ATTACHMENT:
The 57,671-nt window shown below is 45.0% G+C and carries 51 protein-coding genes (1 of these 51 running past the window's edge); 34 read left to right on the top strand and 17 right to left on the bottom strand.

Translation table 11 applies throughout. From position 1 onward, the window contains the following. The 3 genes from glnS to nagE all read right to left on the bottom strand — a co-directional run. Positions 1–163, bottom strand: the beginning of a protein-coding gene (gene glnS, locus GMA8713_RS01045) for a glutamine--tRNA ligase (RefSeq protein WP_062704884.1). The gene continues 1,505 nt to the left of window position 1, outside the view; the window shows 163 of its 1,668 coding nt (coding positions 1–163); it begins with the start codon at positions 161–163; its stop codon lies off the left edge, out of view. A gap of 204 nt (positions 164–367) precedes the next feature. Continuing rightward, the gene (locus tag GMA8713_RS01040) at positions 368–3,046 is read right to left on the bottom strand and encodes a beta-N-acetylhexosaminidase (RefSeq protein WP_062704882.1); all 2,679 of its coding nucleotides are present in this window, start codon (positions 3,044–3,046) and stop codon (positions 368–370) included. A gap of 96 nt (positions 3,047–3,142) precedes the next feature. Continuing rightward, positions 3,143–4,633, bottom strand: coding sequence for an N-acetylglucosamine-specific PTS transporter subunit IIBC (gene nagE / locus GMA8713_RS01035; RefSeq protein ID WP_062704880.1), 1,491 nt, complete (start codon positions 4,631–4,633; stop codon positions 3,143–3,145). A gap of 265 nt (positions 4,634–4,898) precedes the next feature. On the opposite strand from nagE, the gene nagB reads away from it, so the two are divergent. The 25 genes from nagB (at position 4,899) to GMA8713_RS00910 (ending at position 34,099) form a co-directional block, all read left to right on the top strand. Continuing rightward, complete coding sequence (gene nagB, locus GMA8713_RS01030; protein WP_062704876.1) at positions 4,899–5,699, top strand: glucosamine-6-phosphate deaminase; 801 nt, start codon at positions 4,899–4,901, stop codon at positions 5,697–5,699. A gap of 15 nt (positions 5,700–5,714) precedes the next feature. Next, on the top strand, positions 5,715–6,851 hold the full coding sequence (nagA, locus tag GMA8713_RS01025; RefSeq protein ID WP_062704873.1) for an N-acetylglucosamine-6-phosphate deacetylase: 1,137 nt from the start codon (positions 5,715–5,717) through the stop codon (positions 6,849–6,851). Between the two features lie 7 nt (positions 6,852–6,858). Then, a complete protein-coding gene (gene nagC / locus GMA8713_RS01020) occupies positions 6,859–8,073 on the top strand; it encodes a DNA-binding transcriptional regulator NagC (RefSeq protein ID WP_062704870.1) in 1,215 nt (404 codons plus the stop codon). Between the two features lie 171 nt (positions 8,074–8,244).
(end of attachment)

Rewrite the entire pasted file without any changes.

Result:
The 57,671-nt window shown below is 45.0% G+C and carries 51 protein-coding genes (1 of these 51 running past the window's edge); 34 read left to right on the top strand and 17 right to left on the bottom strand.

Translation table 11 applies throughout. From position 1 onward, the window contains the following. The 3 genes from glnS to nagE all read right to left on the bottom strand — a co-directional run. Positions 1–163, bottom strand: the beginning of a protein-coding gene (gene glnS, locus GMA8713_RS01045) for a glutamine--tRNA ligase (RefSeq protein WP_062704884.1). The gene continues 1,505 nt to the left of window position 1, outside the view; the window shows 163 of its 1,668 coding nt (coding positions 1–163); it begins with the start codon at positions 161–163; its stop codon lies off the left edge, out of view. A gap of 204 nt (positions 164–367) precedes the next feature. Continuing rightward, the gene (locus tag GMA8713_RS01040) at positions 368–3,046 is read right to left on the bottom strand and encodes a beta-N-acetylhexosaminidase (RefSeq protein WP_062704882.1); all 2,679 of its coding nucleotides are present in this window, start codon (positions 3,044–3,046) and stop codon (positions 368–370) included. A gap of 96 nt (positions 3,047–3,142) precedes the next feature. Continuing rightward, positions 3,143–4,633, bottom strand: coding sequence for an N-acetylglucosamine-specific PTS transporter subunit IIBC (gene nagE / locus GMA8713_RS01035; RefSeq protein ID WP_062704880.1), 1,491 nt, complete (start codon positions 4,631–4,633; stop codon positions 3,143–3,145). A gap of 265 nt (positions 4,634–4,898) precedes the next feature. On the opposite strand from nagE, the gene nagB reads away from it, so the two are divergent. The 25 genes from nagB (at position 4,899) to GMA8713_RS00910 (ending at position 34,099) form a co-directional block, all read left to right on the top strand. Continuing rightward, complete coding sequence (gene nagB, locus GMA8713_RS01030; protein WP_062704876.1) at positions 4,899–5,699, top strand: glucosamine-6-phosphate deaminase; 801 nt, start codon at positions 4,899–4,901, stop codon at positions 5,697–5,699. A gap of 15 nt (positions 5,700–5,714) precedes the next feature. Next, on the top strand, positions 5,715–6,851 hold the full coding sequence (nagA, locus tag GMA8713_RS01025; RefSeq protein ID WP_062704873.1) for an N-acetylglucosamine-6-phosphate deacetylase: 1,137 nt from the start codon (positions 5,715–5,717) through the stop codon (positions 6,849–6,851). Between the two features lie 7 nt (positions 6,852–6,858). Then, a complete protein-coding gene (gene nagC / locus GMA8713_RS01020) occupies positions 6,859–8,073 on the top strand; it encodes a DNA-binding transcriptional regulator NagC (RefSeq protein ID WP_062704870.1) in 1,215 nt (404 codons plus the stop codon). Between the two features lie 171 nt (positions 8,074–8,244).